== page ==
Unit - 3
Molecular symmetry deals with the classification and the description of the molecule symmetry utilizing both mathematical and the general considerations of symmetry.
The group theory and symmetry give us the efficient tools to describe the geometry of objects from the details of the patterns in their structure. In chemistry the concept of chemistry helps to describe the chemical bond types precisely that occur between atoms or group of atoms in molecules, it also describes the transitions between energy levels in molecular systems, which contributes to the understanding of the absorption properties of the molecules and thus their spectra.
Molecular Symmetry is intended to introduce the concept of combining symmetry with spectroscopy clearly and has made it easily accessible. Designed to introduce the subject by combining symmetry with spectroscopy in a clear and accessible manner. It’s a modern and broad introduction to the various levels of symmetry.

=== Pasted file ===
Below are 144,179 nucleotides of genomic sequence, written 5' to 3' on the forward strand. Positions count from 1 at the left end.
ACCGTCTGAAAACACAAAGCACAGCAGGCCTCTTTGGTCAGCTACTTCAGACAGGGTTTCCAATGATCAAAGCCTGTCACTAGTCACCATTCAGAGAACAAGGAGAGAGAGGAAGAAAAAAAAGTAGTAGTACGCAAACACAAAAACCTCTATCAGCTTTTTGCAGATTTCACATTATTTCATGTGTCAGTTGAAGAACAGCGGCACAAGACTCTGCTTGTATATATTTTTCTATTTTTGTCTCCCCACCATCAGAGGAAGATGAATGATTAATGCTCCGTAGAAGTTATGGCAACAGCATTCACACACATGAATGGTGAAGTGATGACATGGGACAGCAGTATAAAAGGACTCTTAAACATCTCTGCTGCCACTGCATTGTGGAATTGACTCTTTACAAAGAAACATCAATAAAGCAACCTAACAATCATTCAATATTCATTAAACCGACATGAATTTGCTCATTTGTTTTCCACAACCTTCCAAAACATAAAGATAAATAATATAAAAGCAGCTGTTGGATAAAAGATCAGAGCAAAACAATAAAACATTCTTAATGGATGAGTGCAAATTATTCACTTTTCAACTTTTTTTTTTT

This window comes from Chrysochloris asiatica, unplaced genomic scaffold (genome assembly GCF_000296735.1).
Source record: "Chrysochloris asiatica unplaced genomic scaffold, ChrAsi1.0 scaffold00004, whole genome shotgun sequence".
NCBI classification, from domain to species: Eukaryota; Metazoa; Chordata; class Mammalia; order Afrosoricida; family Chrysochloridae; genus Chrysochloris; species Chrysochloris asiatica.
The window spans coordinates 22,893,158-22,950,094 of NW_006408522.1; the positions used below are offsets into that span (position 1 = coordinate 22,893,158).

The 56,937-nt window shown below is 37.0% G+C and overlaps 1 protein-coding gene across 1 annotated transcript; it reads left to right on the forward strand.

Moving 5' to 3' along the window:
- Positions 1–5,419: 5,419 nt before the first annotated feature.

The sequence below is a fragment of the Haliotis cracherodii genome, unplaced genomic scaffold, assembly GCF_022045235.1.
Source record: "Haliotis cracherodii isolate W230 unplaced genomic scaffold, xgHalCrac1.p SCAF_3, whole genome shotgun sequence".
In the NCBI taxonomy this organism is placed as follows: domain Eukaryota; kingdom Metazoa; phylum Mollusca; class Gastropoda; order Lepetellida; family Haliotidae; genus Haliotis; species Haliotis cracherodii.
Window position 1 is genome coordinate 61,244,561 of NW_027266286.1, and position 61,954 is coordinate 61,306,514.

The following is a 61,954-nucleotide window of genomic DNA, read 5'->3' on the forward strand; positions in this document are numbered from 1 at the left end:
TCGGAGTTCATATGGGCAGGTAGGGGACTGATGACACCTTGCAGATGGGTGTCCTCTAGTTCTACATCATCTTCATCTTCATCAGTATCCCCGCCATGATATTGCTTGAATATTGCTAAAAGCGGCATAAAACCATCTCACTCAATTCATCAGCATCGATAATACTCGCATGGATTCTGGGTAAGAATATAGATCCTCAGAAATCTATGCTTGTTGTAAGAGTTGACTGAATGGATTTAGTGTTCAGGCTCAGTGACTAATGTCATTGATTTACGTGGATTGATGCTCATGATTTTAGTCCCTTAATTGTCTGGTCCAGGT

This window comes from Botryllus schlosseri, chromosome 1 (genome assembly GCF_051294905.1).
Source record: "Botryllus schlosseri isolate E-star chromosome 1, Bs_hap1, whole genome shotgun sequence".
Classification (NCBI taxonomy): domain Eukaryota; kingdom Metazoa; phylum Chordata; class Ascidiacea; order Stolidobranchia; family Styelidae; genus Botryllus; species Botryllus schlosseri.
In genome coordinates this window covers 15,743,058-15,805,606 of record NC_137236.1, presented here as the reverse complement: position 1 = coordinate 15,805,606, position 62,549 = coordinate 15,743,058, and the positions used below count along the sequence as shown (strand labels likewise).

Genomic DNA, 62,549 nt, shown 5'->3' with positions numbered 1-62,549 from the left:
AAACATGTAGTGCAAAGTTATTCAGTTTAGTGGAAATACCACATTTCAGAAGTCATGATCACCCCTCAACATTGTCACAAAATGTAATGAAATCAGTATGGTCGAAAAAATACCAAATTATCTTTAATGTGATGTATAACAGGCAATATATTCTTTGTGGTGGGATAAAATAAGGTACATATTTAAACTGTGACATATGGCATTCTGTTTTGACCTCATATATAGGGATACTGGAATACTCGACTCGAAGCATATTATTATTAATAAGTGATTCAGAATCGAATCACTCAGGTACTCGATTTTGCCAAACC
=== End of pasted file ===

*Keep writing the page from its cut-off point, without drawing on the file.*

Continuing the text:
Symmetry elements and Symmetry operations
A symmetry is a geometrical entity such as a line, a plane, or a point about which one can perform an operation of rotation reflection or inversion.
A symmetry operation is movement of a molecule or object about a symmetry element such that the resulting configuration is indistinguishable from the original.
A symmetry operation will transform a molecule into an equivalent or ideal configuration.
1. Identity E
2. Axis of symmetry [Cn]:
For e.g., water molecule
Principal and Subsidiary Axes:
3.Plane of Symmetry
Classification of mirror plane:
Inversion centre of symmetry:
Improper axis of symmetry or rotation-reflection axis or alternate axis of symmetry:
Centre of Symmetry
A Centre of symmetry is a point present in space of any group on the molecule that can be reflected back through the same point, but in the opposite direction at an equal distance, resulting in the formation of an equivalent group.